Monday, September 15, 2008

Legacy of Ashes by Tim Weiner

Legacy of Ashes is a fascinating and thorough history of the CIA from its inception in the late 1940s through to 2007. It is a story of incompetence, blustering, foreign intervention and terror, espionage, alcoholism, disunity and both intentional and unintentional obfuscation. At times the President did not know what CIA’s covert ops were doing even though he wanted to, but just as often did not want to know. Sometimes even the director of the CIA had little knowledge of covert operations. Weiner suggests that CIA has been perpetually flawed because of its inability to succeed at espionage, provide useful intelligence in a timely fashion and adapt to changing circumstances. The CIA has often trimmed evidence to fit the policies and politics of the White House, but just as often has been ignored or marginalized by various presidents and their secretaries.

Legacy of Ashes describes how the CIA intervened in other nations by setting up secret police, creating or backing political parties, propaganda, buying and trading arms, supporting various rebels, assisting in coups, buying foreign intelligence as well as monitoring domestic peace movements. A non-exhaustive list of the countries covered in the book includes Korea, Iran, Germany, Russia, Guatemala, Japan, Syria, Iraq, Indonesia, Cuba, the Congo, the Dominican Republic, Brazil, Thailand, Laos, Vietnam (South & North), Ecuador, El Salvador, Cambodia, Columbia, Peru, Honduras, Brazil, Guyana, Argentina, Bolivia, Nicaragua, Venezuela, Italy, Greece, Angola, Egypt, Afghanistan, and the United States (which actually violates their charter). Other events that were mentioned include the Korean War, Cuban missile crisis, Bay of Pigs, Castro/Cuba, wars in Indochina, Radio Free Europe, and 9/11.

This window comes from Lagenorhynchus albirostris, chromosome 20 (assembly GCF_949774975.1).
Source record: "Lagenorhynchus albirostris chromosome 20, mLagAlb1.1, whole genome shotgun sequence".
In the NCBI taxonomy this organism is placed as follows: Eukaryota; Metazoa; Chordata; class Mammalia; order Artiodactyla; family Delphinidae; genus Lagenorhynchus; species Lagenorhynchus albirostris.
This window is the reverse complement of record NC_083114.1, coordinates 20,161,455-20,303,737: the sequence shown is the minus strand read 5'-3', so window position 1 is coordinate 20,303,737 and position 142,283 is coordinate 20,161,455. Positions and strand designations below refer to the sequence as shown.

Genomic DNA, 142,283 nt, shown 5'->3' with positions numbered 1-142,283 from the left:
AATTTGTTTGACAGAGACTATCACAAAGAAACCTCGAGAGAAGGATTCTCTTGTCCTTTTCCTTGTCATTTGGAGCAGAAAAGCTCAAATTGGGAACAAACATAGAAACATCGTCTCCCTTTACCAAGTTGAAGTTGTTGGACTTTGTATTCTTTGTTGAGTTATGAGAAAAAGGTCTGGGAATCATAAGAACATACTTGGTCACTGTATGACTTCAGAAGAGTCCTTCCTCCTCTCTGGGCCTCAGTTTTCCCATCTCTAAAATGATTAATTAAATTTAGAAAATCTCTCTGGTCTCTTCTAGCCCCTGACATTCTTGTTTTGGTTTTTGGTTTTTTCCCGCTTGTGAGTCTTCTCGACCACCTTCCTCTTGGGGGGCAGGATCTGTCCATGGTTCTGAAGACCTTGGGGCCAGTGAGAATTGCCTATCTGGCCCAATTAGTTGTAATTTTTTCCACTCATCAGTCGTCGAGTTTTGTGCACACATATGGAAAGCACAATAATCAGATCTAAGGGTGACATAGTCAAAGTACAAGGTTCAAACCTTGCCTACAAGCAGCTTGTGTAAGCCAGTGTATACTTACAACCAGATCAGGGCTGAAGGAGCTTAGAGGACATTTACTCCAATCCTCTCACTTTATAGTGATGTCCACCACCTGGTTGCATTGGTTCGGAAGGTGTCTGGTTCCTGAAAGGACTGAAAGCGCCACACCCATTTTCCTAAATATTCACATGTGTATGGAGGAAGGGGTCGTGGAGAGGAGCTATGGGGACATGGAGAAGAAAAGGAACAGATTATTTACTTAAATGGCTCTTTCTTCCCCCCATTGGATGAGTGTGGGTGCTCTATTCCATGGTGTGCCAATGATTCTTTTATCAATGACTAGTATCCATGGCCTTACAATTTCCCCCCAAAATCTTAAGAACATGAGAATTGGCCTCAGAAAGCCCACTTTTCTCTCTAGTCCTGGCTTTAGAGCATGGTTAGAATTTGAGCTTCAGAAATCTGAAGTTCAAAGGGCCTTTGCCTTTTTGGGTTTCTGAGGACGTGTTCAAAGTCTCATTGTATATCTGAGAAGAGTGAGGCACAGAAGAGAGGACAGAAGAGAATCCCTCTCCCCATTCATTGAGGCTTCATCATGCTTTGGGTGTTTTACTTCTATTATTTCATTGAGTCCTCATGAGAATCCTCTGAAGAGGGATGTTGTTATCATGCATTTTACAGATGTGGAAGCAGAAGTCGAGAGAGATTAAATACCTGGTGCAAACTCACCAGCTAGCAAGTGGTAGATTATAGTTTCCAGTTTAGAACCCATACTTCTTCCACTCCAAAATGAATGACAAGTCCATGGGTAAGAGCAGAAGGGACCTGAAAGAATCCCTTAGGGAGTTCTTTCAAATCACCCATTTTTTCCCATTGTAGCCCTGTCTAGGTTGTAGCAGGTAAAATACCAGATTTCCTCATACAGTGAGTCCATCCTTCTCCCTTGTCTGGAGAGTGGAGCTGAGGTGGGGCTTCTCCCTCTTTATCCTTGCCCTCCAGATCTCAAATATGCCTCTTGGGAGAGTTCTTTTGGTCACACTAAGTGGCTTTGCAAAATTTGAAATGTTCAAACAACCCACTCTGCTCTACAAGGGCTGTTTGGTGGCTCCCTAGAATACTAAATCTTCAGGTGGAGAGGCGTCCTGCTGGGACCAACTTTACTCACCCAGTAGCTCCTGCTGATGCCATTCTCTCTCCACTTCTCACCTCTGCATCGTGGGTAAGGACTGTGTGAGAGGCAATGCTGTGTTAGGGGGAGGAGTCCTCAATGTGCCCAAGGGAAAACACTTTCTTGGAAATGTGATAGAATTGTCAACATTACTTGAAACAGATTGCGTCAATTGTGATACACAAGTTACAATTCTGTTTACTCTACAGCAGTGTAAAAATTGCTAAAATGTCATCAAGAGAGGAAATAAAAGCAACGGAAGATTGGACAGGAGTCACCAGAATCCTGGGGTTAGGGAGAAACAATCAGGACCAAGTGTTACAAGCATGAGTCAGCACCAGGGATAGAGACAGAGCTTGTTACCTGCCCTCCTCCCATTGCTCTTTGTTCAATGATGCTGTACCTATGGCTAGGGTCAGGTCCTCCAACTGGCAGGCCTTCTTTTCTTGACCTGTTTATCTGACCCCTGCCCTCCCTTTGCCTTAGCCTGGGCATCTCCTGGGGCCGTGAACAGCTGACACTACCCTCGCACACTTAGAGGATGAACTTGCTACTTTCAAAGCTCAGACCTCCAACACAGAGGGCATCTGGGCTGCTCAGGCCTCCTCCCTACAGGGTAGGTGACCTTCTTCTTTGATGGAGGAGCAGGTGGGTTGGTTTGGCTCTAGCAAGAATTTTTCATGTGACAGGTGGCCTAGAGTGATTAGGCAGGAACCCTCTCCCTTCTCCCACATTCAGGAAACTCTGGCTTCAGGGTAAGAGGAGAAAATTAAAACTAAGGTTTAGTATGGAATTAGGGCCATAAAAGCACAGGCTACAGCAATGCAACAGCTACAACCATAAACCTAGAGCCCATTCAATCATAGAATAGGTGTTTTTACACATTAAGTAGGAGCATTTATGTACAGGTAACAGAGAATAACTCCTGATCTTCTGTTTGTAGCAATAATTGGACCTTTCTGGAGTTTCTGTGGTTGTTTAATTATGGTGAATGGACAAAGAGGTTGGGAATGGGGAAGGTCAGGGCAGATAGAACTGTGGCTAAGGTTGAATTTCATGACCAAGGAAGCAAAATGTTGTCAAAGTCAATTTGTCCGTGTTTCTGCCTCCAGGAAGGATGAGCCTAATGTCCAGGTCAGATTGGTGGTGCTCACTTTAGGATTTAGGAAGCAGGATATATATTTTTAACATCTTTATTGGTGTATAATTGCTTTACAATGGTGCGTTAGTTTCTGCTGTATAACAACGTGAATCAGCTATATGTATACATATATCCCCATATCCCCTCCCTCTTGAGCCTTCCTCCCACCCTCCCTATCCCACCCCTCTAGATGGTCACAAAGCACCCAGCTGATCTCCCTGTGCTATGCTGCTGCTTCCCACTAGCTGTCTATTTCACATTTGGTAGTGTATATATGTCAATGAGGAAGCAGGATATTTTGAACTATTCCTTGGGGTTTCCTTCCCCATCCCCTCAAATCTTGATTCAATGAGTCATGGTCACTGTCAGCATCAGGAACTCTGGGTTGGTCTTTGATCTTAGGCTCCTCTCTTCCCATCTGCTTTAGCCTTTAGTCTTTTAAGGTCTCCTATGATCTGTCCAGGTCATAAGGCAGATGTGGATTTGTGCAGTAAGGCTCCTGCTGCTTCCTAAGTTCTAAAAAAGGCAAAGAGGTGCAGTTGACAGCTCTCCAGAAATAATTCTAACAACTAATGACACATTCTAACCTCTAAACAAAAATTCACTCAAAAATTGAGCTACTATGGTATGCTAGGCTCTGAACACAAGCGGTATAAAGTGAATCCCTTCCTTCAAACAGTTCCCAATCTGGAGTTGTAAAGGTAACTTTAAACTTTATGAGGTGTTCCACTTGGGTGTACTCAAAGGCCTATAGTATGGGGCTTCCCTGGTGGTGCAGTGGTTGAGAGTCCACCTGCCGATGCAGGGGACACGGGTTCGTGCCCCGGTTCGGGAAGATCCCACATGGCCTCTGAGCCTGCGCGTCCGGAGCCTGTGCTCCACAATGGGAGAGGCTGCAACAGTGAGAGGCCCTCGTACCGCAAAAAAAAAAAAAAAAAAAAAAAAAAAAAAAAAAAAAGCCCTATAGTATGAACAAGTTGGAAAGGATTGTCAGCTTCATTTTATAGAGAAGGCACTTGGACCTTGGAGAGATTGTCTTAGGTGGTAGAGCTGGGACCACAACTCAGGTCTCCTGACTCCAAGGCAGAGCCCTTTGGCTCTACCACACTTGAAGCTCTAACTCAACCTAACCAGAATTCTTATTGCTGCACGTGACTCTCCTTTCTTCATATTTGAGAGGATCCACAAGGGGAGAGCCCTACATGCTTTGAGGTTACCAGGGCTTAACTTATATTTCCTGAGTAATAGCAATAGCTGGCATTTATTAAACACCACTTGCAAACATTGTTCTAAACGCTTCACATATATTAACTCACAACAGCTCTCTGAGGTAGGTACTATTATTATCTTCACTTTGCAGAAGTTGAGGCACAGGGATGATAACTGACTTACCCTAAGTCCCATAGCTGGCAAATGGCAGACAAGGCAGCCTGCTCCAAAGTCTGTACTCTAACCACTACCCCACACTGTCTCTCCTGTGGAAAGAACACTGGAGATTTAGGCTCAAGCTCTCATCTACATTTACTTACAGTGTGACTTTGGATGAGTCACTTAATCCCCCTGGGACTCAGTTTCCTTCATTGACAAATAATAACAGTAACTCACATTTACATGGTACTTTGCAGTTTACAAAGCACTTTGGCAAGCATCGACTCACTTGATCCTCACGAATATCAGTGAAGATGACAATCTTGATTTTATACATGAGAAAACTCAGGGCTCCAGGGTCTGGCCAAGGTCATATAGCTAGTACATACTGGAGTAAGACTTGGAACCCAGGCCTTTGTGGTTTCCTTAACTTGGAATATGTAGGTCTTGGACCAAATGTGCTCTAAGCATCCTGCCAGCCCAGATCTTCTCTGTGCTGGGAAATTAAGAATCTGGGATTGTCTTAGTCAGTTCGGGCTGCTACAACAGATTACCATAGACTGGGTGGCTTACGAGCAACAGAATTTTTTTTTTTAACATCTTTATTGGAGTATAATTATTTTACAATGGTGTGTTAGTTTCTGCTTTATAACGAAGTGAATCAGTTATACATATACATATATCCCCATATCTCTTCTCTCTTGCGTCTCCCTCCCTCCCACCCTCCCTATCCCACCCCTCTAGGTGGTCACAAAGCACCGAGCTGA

Even though domestic surveillance is against the CIA’s charter, it was done by various presidents before Bush Jr. (at least Kennedy &, Nixon)

The CIA is/was almost everywhere in the world; if not trying to gain intelligence, then trying to intervene to create situations favourable to US interests. Often these interventions occurred and reoccurred many times within one country.

At a meeting during the Cuban missile crisis, Kennedy expressed his confusion about why Khrushchev would put missile into Cuba. He said it would be like the US putting missiles in Turkey. Supposedly an awkward pause followed until one aide said, “Sir, we do have missiles in Turkey.” Kennedy had actually green lit that project years ago. (Sigh!)


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